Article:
In 2015, there will be 11 more shopping and leisure centers in Moscow with a total area of 434,000 square meters of lease property. And in 2016, another 1 million square meters is announced for completion. However, not all centers will be completed, and we expect about 50 percent of total planned gross leasable area (GLA) to enter the market. If developers complete everything according to plan, the 2015-2016 retail year in the Moscow area will follow in the steps of the record-high completions of 2014. But the sharp increase in supply will affect vacancy. While at the end of Q2 2015 average vacancy in professionally operated shopping centers in the capital was estimated at 7 percent, this could increase to 8 percent by the end of 2015.

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On the positive side, the market was not crushed by the crisis but managed to adapt by establishing new playing conditions. Although the base rental rates for various types of retailers are virtually unchanged, owners of operational shopping centers are likely to provide certain benefits, such as waiving index rates for a year or provide discounts for several months. Developers of shopping centers under construction are becoming more flexible in approving terms and conditions. Contracts with tenants that were signed at the initial stages of projects two years ago are now being revised: Rental rate caps and currency corridors are being introduced.

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Many developers have relied on speculative demand, completing facilities over the past two to three years that do not take into account tenants’ needs and capabilities in terms of scale. Evidently, retailers will be able to get the maximum discount upon signing dollar-denominated contracts and rely on rent holidays, installment payments and the like in the largest shopping and leisure centers that will come to market soon. In the current situation, shopping center owners have to analyze more carefully tenants’ sales to understand what their real revenues are and, in case of problems, provide them with benefits. The practice of charging a percentage of retailers’ sales, which developed after the 2008 crisis, has now become a commonplace incentive. In the past, this approach would increase the profitability of a successful project as an added bonus to the base rate. In the current realities, owners’ income is conversely reduced due to decreased retail sales.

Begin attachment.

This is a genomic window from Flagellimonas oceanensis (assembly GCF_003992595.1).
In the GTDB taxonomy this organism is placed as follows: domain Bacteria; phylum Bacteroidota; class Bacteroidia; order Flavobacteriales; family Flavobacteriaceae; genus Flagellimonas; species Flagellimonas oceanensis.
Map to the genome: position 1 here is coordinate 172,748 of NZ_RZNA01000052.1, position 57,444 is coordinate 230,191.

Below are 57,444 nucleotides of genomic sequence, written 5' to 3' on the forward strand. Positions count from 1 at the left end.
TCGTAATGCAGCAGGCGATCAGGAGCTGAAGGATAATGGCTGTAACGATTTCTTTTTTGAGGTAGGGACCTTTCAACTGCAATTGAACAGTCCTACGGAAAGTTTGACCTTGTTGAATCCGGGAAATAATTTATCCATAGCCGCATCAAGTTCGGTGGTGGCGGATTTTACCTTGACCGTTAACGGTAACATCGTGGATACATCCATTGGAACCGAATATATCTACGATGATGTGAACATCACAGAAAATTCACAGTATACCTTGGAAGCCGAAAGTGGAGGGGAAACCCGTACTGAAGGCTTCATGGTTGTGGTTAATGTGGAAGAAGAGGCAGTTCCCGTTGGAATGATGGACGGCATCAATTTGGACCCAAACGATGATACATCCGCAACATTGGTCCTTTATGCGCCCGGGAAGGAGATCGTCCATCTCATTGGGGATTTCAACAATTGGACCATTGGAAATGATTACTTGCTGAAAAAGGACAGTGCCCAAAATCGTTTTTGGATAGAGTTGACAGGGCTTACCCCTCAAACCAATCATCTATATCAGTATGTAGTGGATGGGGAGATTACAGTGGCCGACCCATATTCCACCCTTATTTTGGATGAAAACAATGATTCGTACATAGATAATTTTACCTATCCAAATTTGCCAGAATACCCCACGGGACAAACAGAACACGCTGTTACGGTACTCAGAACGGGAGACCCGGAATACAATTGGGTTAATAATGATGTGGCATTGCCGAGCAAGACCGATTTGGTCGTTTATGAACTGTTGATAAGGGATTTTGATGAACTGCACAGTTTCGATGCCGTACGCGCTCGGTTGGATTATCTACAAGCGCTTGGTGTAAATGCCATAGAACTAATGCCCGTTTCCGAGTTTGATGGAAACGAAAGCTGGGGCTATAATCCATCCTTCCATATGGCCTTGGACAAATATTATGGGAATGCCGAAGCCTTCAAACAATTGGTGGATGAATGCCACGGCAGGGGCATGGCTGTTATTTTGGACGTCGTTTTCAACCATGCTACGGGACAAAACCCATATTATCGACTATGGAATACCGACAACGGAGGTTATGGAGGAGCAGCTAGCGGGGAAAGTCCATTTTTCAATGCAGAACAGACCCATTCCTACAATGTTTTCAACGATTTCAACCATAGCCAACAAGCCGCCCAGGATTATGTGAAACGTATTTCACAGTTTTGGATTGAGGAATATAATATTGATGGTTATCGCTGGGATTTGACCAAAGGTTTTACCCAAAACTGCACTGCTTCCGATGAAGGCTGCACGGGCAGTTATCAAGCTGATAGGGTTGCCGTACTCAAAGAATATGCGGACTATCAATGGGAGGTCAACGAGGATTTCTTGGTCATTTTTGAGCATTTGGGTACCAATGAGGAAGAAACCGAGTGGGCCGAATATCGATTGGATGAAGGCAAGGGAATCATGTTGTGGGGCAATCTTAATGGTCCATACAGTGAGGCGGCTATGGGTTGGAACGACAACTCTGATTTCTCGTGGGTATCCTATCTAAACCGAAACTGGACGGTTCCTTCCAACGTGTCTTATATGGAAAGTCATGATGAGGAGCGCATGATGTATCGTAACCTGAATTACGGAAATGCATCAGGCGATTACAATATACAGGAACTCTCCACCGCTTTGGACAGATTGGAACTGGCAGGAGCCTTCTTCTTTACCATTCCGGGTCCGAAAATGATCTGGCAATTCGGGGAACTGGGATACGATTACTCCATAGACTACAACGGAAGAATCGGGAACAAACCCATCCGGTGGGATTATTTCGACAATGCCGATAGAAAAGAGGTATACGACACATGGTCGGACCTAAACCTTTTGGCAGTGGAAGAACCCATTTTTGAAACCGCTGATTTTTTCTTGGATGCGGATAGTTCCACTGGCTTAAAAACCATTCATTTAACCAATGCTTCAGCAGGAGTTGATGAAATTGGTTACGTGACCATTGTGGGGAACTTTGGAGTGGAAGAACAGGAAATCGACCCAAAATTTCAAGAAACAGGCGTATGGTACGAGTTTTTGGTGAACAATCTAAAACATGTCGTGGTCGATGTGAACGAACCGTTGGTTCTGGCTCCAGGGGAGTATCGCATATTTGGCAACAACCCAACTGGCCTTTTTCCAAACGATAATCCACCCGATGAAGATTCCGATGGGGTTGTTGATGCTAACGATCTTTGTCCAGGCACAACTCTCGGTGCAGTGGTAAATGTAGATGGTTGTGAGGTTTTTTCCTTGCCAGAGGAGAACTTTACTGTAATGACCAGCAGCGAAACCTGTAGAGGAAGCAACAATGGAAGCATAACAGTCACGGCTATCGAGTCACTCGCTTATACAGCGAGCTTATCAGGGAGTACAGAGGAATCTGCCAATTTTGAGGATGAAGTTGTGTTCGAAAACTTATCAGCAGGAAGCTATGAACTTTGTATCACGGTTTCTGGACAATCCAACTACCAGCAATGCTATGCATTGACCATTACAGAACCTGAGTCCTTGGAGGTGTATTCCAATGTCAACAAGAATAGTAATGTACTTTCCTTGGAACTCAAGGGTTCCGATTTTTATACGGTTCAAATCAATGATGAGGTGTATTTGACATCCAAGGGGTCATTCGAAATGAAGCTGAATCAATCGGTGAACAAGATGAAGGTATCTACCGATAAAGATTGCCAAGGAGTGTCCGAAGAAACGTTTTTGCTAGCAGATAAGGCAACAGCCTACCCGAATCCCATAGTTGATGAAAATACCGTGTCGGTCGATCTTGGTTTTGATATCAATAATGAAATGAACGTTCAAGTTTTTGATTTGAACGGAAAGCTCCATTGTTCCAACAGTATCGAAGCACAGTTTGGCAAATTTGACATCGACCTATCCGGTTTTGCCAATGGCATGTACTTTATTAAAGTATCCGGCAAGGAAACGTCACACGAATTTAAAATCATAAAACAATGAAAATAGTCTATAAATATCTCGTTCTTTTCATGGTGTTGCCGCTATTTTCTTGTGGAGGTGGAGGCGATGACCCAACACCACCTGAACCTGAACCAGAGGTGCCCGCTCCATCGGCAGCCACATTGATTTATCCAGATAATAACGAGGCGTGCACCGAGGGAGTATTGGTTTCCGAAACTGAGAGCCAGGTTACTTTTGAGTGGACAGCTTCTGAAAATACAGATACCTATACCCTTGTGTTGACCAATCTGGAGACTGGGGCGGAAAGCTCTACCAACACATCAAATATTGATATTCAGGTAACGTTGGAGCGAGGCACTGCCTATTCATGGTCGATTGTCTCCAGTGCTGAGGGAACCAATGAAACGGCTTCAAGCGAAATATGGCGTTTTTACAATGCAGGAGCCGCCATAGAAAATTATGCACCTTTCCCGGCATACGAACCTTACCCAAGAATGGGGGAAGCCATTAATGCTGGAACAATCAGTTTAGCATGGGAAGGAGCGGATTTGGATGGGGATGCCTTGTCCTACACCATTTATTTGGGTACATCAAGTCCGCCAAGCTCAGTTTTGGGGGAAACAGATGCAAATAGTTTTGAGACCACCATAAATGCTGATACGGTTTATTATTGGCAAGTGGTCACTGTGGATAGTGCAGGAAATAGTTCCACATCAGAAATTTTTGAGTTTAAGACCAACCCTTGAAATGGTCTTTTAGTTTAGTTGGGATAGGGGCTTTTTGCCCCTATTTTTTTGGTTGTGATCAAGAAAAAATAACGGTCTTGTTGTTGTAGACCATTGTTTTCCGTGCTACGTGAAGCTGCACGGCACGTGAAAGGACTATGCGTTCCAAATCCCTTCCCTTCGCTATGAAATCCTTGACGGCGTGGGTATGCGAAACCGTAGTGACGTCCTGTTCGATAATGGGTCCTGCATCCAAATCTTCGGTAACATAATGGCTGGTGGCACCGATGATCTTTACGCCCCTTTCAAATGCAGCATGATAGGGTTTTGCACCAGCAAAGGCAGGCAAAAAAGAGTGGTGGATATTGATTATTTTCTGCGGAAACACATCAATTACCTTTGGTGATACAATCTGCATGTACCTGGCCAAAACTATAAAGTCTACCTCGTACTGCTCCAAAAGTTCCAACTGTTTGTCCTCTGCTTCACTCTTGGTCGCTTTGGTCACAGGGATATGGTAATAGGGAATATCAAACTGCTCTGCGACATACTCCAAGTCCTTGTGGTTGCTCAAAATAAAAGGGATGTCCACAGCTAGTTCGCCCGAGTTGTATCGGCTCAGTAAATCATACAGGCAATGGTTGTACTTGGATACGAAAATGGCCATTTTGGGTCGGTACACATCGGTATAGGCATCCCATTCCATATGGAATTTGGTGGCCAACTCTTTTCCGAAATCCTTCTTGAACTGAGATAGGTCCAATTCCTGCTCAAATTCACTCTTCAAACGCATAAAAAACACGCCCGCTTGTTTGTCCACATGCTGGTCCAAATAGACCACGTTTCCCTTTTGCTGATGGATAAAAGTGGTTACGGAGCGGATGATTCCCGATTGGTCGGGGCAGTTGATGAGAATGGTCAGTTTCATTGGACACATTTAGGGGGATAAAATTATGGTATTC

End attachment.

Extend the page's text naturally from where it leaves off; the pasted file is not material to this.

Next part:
Shops are losing customers. Shopping and leisure center foot traffic declined throughout early 2015, and the customer pool dispersed to newly-opened shopping and leisure centers. The unstable economic and political situation affected retail sales of certain goods: clothes, cosmetics, electronics and household appliances. Some retailers decided to suspend development by reducing market presence. However, the period was a winning one for grocery chains like X5 Retail Group, Magnit, Lenta, Dixie, O’Key and others. Home improvement shops such as Leroy Merlin and Maxidom also saw their sales increase.

We believe that, in the short term, the redistribution of effective visitor traffic in favor of the most successful projects will continue in Moscow and other regions of Russia. Many developers will revise new projects, reducing their scope. In my opinion, the most appropriate size of a shopping and leisure center in Moscow is up to 100,000 square meters, which accommodate 250 to 300 stores. In cities with populations of more than 1 million, shopping and leisure centers with a lease area of 60,000 to 70,000 square meters are in demand, and in the settlements with up to 500,000 inhabitants, it’s 30,000 to 40,000 square meters.

Despite the fact that some retailers will continue to reduce regional development plans in 2015-2016, Moscow remains a priority market for operators, including new international players. Shopping and leisure center owners in Moscow will be forced to compete for tenants’ loyalty, especially those who are able to bear the burden of dollar rates during the crisis.

Nikolay Kazanskiy is Managing Partner of Colliers International in Russia, where he leads a staff for more than 250 professionals and provides strategic guidance of the company’s teams and everyday operations. A member of the Board of Directors for Colliers International in EMEA, Nikolay is focused on reinforcing a successful business model aimed at maintaining client loyalty and developing a corporate culture that promotes the company and strengthens its position in the real estate market.